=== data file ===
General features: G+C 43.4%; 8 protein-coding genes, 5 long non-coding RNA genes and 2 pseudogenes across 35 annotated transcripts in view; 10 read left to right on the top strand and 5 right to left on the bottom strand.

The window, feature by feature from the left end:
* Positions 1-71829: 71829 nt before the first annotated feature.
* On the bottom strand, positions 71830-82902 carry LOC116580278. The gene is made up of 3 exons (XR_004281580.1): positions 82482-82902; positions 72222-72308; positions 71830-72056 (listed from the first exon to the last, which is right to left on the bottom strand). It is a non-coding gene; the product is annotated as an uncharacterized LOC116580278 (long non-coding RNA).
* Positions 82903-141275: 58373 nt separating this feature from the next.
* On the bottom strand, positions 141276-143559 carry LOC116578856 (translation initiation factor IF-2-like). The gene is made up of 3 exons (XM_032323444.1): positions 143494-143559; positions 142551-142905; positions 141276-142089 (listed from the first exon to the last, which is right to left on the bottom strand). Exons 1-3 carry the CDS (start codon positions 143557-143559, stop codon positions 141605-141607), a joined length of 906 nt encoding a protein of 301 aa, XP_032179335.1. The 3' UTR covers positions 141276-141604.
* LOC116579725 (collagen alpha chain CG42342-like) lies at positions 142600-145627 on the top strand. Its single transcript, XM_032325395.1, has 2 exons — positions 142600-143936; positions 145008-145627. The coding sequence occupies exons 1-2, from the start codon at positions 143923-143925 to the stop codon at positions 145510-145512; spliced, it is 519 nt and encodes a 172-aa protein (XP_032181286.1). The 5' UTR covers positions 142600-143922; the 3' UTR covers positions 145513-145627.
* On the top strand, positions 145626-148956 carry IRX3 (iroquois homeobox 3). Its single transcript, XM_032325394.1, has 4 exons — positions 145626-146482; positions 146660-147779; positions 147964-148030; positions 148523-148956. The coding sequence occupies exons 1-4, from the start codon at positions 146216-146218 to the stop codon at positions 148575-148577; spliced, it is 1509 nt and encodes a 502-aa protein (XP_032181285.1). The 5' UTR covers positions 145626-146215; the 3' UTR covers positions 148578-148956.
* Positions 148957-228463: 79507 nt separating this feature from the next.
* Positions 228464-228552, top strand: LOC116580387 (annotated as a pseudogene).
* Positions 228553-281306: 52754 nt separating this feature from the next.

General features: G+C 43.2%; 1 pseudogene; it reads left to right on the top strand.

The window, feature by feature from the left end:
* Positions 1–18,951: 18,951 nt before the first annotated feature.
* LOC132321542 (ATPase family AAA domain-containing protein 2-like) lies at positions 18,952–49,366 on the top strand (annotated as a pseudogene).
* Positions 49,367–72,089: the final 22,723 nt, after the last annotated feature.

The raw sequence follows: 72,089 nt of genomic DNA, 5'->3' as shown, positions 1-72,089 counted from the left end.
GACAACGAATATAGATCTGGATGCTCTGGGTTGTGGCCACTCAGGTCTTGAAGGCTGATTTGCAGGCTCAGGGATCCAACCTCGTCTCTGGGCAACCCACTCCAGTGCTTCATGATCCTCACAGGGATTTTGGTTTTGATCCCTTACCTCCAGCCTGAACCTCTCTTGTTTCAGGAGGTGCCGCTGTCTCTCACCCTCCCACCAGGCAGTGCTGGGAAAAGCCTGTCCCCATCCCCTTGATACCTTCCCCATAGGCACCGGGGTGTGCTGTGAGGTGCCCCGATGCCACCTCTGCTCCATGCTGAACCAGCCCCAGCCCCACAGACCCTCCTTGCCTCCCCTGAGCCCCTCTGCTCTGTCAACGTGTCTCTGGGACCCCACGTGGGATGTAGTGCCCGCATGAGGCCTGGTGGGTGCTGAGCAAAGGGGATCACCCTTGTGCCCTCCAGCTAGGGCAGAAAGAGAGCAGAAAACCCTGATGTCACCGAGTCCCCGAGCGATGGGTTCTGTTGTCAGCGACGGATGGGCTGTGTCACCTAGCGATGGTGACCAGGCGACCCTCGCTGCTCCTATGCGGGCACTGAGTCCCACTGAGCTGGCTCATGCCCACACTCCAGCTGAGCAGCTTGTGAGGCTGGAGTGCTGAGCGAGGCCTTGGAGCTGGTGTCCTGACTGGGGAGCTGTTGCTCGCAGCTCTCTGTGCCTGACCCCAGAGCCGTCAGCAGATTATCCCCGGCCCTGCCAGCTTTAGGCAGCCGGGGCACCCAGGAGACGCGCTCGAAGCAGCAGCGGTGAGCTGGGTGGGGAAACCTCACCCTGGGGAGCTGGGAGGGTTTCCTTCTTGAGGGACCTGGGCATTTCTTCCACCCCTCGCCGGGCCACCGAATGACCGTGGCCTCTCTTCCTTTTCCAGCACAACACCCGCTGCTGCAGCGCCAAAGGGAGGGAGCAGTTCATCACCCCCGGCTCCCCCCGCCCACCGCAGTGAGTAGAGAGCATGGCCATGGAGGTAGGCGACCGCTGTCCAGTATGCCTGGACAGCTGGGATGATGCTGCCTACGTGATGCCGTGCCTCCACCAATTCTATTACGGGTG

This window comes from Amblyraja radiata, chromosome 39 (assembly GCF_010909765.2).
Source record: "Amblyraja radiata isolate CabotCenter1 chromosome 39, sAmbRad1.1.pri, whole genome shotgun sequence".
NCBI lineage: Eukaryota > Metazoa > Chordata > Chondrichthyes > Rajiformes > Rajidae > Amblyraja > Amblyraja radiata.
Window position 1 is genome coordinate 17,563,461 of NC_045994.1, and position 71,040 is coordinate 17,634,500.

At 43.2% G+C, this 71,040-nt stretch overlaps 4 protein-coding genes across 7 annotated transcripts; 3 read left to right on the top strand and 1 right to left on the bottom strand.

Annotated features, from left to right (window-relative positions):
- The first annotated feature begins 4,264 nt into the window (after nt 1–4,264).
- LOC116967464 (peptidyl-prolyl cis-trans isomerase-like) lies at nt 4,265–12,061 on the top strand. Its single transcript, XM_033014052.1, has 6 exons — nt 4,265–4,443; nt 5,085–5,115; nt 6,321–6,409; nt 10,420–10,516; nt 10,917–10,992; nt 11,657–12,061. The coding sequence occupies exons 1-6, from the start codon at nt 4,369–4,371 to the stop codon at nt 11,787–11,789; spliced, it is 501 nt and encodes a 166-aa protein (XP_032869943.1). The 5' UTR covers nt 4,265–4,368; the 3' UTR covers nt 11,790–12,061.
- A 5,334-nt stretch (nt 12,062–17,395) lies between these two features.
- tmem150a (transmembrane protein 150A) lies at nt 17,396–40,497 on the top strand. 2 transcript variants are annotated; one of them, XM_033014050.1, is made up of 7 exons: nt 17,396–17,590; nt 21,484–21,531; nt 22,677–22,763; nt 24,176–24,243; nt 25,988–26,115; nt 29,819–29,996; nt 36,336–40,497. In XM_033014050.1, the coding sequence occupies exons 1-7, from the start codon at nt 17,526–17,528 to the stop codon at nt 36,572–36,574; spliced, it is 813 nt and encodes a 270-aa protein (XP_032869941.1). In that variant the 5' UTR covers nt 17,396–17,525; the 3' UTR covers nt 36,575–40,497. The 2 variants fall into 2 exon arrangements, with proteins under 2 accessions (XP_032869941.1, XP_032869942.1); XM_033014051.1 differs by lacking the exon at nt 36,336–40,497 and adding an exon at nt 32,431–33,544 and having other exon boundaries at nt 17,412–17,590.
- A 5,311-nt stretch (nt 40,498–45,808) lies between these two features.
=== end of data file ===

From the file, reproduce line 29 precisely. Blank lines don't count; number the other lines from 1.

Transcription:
- A 5,311-nt stretch (nt 40,498–45,808) lies between these two features.